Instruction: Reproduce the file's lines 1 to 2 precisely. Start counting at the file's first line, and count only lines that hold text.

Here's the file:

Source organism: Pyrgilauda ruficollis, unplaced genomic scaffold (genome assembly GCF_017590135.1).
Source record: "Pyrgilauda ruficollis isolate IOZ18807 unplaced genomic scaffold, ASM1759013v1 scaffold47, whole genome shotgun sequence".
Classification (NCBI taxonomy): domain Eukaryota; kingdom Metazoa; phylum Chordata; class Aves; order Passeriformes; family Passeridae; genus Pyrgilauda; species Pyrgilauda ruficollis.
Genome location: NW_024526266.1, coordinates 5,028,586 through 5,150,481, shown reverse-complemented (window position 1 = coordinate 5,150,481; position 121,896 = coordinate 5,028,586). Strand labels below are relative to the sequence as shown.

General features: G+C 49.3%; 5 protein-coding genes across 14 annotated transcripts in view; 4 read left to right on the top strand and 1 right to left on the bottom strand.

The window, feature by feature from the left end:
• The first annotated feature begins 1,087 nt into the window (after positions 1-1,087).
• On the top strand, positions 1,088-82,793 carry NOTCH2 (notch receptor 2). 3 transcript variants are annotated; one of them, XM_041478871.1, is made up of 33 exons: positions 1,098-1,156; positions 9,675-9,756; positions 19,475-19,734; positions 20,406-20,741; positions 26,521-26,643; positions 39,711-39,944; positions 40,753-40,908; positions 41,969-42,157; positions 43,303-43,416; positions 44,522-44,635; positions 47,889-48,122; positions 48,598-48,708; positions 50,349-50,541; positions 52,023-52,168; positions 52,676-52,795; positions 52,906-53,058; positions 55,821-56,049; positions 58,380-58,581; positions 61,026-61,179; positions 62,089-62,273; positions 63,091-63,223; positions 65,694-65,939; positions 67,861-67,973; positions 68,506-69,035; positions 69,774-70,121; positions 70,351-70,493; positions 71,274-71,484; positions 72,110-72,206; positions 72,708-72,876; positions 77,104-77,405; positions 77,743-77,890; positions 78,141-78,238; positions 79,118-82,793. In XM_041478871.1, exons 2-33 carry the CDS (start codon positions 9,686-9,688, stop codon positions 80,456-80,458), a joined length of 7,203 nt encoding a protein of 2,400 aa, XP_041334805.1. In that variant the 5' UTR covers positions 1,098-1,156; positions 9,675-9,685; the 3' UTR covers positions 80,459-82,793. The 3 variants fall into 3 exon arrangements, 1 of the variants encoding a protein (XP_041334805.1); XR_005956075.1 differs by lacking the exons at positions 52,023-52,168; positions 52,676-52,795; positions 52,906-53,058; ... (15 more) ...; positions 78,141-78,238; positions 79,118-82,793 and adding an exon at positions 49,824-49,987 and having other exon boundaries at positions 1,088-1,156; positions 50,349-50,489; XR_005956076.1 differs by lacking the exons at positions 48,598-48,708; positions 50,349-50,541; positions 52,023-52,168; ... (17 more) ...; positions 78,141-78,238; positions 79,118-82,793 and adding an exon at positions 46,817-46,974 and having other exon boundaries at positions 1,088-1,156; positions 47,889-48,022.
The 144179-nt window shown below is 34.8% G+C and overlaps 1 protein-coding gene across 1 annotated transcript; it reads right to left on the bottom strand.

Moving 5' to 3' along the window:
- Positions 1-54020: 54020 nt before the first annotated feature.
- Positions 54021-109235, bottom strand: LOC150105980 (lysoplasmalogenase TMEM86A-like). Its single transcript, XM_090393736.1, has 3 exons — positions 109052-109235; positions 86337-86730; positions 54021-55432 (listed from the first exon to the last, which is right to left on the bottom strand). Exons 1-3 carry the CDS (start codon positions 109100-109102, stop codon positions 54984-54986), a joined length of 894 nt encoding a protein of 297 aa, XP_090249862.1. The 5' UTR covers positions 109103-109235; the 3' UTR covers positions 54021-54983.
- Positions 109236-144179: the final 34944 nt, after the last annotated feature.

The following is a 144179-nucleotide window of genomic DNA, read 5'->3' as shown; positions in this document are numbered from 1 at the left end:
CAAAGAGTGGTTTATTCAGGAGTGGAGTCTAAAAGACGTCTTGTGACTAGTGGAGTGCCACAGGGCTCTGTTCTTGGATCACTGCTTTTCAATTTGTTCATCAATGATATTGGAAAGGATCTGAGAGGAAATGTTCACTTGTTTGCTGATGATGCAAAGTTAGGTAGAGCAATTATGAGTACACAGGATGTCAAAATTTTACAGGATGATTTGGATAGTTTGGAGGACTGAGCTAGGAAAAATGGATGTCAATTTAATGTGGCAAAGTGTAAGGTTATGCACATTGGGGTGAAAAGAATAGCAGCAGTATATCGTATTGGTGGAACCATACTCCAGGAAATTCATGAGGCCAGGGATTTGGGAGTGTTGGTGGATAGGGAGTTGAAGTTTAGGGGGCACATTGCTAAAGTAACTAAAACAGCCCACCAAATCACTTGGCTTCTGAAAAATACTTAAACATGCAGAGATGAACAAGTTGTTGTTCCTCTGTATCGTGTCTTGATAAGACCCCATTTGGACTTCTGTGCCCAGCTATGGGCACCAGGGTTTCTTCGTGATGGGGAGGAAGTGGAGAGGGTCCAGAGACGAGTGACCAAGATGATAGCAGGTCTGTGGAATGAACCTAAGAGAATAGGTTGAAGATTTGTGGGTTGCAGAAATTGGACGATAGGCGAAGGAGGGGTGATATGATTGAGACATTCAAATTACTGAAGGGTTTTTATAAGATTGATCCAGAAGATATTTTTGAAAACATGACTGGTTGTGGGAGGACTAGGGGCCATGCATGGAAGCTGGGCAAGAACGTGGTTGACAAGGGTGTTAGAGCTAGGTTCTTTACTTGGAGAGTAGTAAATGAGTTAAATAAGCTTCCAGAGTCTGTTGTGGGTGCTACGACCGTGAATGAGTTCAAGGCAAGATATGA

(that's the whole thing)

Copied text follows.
Source organism: Pyrgilauda ruficollis, unplaced genomic scaffold (genome assembly GCF_017590135.1).
Source record: "Pyrgilauda ruficollis isolate IOZ18807 unplaced genomic scaffold, ASM1759013v1 scaffold47, whole genome shotgun sequence".